INFRASTRUCTURE: Network Management Struggles At Grassroots Level

Though still in relative infancy, there’s a turf struggle in network management, suggests Ed Nabrotzky, Waterloo, Ontario, Canada-based group product manager for network-connectors supplier Molex Inc. (www.molex.com), Lisle, Ill.

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The current skirmish line? “IT [information technology] managers are penetrating the plant-floor space and making security and purchasing decisions that control engineers historically have made,” he says.

Gone are the days when “you had a couple of control engineers building a network and keeping it that way for 10 years,” he notes. They’ve been replaced by continuous update or improvement of networks, which has “created a whole new philosophy: industrial IT.” That’s led to outsourcing beyond the factory floor to top-end vendors such as Cisco and Microsoft, or simply a company’s IT department, Nabrotzky observes. And that represents loss of control by manufacturing engineers. “Outsiders now own that part of the IT system on the factory floor. They also own firewalls and security,” he remarks.

Outside control may cause problems. For example, “in the oil patch, it’s very common for a systems integrator to do work at distance,” Nabrotzky explains. But that arrangement becomes “squishy” with new security requirements. “It can pinch vendor management,” he says. That means more constraints on users, but now, from the IT administrator.

Surprisingly, though, with IT’s venture onto the factory floor, Nabrotzky sees “more of a retreat of manufacturing types into production—[and] not trying to learn about IT.” He notes that this retreat accelerated in recent months, due in part to resource cutting by companies. In some organizations, though, he’s seen “IT folks trying to learn about manufacturing and its needs.” That focus is about finding “what does it mean for reliability, availability and security—the three big issues between IT and the plant floor.”

Nabrotzky suggests that IT could and will be running the supervisory level of the plant. But in his view, “IT has [already] won—and the vendors support that.”

Still, things must be measured at the most basic level on the factory floor, where advances are occurring through wireless and intelligent-sensors networks. “Either controls engineers are going to have to get on their game and manage the complexity of the networks—or IT departments are going to have to learn about the real-time reliability and availability of plant-floor production equipment,” Nabrotzky says.

Regardless, the manufacturing game requires acquiring and using actionable information. “But people must change to fit the system,” Nabrotzky comments. If desire for more information causes networks to be brought so far forward in production, he wonders if “IT may be right in saying you need to change the way you’re making these things, to fit IT policies.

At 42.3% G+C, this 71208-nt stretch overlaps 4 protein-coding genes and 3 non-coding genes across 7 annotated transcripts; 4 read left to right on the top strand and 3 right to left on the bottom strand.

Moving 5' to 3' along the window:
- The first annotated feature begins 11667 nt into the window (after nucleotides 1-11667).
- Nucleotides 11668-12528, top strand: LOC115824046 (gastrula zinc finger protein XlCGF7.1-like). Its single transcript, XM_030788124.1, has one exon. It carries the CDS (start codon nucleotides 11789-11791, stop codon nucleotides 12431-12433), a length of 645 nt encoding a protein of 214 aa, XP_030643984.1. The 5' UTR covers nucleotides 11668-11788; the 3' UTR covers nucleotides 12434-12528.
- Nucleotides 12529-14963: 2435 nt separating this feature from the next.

Meanwhile, innovations still come to the floor. One Nabrotzky sees in network management is integration of old safety hardwired systems into networks. “We’re very early on. Automotive is going there first.” Yet another innovation he notes is wireless. With it, Nabrotzky forecasts that industrial Bluetooth “will affect design of machines, to make them more modular.” Another innovation is power over Ethernet, or POE. “In the industrial world, there’s talk about getting data and power combined,” he comments.

Ethernet and power

Three data-power-combined philosophies exist. One is that POE is available through standard means of energy transmission. “This means going to different types of connectors and wires. But that could be an impediment,” he remarks. The second philosophy is EOP, or Ethernet over power. That requires answering this question, according to Nabrotzky, “Can we take our existing power lines and multiplex Ethernet data over them?” Because of the availability of power lines, “this may be the way we ‘Ethernetize’ our plants.

The final philosophy he notes is E&P, or Ethernet and power physically combined. Nabrotzky believes this is “idiot proof.” Data and power would not be electrically coupled, he explains, but would use different wire strands in the cable.

Whatever changes are occurring, though, the IT-manufacturing tussle remains. But, Nabrotzky asserts, “Someone has to manage the IT complexity at the grassroots in the plant.” What’s not to understand about that, but who will do it?

C. Kenna Amos, ckamosjr@earthlink.net, is an Automation World Contributing Editor

Molex Inc.
www.molex.com
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